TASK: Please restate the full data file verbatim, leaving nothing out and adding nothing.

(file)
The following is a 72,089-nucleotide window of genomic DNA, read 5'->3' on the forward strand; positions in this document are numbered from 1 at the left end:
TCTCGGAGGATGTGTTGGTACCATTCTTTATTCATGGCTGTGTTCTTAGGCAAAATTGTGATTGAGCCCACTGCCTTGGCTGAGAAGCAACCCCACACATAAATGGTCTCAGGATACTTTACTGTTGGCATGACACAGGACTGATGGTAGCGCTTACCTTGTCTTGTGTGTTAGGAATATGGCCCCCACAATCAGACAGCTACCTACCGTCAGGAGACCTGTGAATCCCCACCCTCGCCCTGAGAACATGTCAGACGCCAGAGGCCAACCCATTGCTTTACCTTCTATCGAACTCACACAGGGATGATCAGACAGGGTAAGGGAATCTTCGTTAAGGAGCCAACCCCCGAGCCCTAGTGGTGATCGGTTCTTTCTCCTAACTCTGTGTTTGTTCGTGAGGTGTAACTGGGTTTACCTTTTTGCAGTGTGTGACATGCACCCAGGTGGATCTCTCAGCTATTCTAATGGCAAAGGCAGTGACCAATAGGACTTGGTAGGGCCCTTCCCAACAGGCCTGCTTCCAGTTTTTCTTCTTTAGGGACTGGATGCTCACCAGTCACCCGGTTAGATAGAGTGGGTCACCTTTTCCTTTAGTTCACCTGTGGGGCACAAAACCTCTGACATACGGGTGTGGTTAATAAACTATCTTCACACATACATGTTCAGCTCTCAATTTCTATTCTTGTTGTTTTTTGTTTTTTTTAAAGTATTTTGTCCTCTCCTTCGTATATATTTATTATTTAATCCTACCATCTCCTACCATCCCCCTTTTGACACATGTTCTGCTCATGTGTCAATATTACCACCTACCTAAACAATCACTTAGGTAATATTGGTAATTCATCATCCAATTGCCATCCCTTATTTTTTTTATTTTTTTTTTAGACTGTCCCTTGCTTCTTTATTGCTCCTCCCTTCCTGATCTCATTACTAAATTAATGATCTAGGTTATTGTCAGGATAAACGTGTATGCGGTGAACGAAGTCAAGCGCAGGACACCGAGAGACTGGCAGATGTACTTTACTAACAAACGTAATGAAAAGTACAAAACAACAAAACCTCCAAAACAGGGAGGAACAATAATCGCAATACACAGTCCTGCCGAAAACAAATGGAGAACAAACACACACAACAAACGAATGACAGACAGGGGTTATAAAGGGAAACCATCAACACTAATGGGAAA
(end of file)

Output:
The following is a 72,089-nucleotide window of genomic DNA, read 5'->3' on the forward strand; positions in this document are numbered from 1 at the left end:
TCTCGGAGGATGTGTTGGTACCATTCTTTATTCATGGCTGTGTTCTTAGGCAAAATTGTGATTGAGCCCACTGCCTTGGCTGAGAAGCAACCCCACACATAAATGGTCTCAGGATACTTTACTGTTGGCATGACACAGGACTGATGGTAGCGCTTACCTTGTCTTGTGTGTTAGGAATATGGCCCCCACAATCAGACAGCTACCTACCGTCAGGAGACCTGTGAATCCCCACCCTCGCCCTGAGAACATGTCAGACGCCAGAGGCCAACCCATTGCTTTACCTTCTATCGAACTCACACAGGGATGATCAGACAGGGTAAGGGAATCTTCGTTAAGGAGCCAACCCCCGAGCCCTAGTGGTGATCGGTTCTTTCTCCTAACTCTGTGTTTGTTCGTGAGGTGTAACTGGGTTTACCTTTTTGCAGTGTGTGACATGCACCCAGGTGGATCTCTCAGCTATTCTAATGGCAAAGGCAGTGACCAATAGGACTTGGTAGGGCCCTTCCCAACAGGCCTGCTTCCAGTTTTTCTTCTTTAGGGACTGGATGCTCACCAGTCACCCGGTTAGATAGAGTGGGTCACCTTTTCCTTTAGTTCACCTGTGGGGCACAAAACCTCTGACATACGGGTGTGGTTAATAAACTATCTTCACACATACATGTTCAGCTCTCAATTTCTATTCTTGTTGTTTTTTGTTTTTTTTAAAGTATTTTGTCCTCTCCTTCGTATATATTTATTATTTAATCCTACCATCTCCTACCATCCCCCTTTTGACACATGTTCTGCTCATGTGTCAATATTACCACCTACCTAAACAATCACTTAGGTAATATTGGTAATTCATCATCCAATTGCCATCCCTTATTTTTTTTATTTTTTTTTTAGACTGTCCCTTGCTTCTTTATTGCTCCTCCCTTCCTGATCTCATTACTAAATTAATGATCTAGGTTATTGTCAGGATAAACGTGTATGCGGTGAACGAAGTCAAGCGCAGGACACCGAGAGACTGGCAGATGTACTTTACTAACAAACGTAATGAAAAGTACAAAACAACAAAACCTCCAAAACAGGGAGGAACAATAATCGCAATACACAGTCCTGCCGAAAACAAATGGAGAACAAACACACACAACAAACGAATGACAGACAGGGGTTATAAAGGGAAACCATCAACACTAATGGGAAA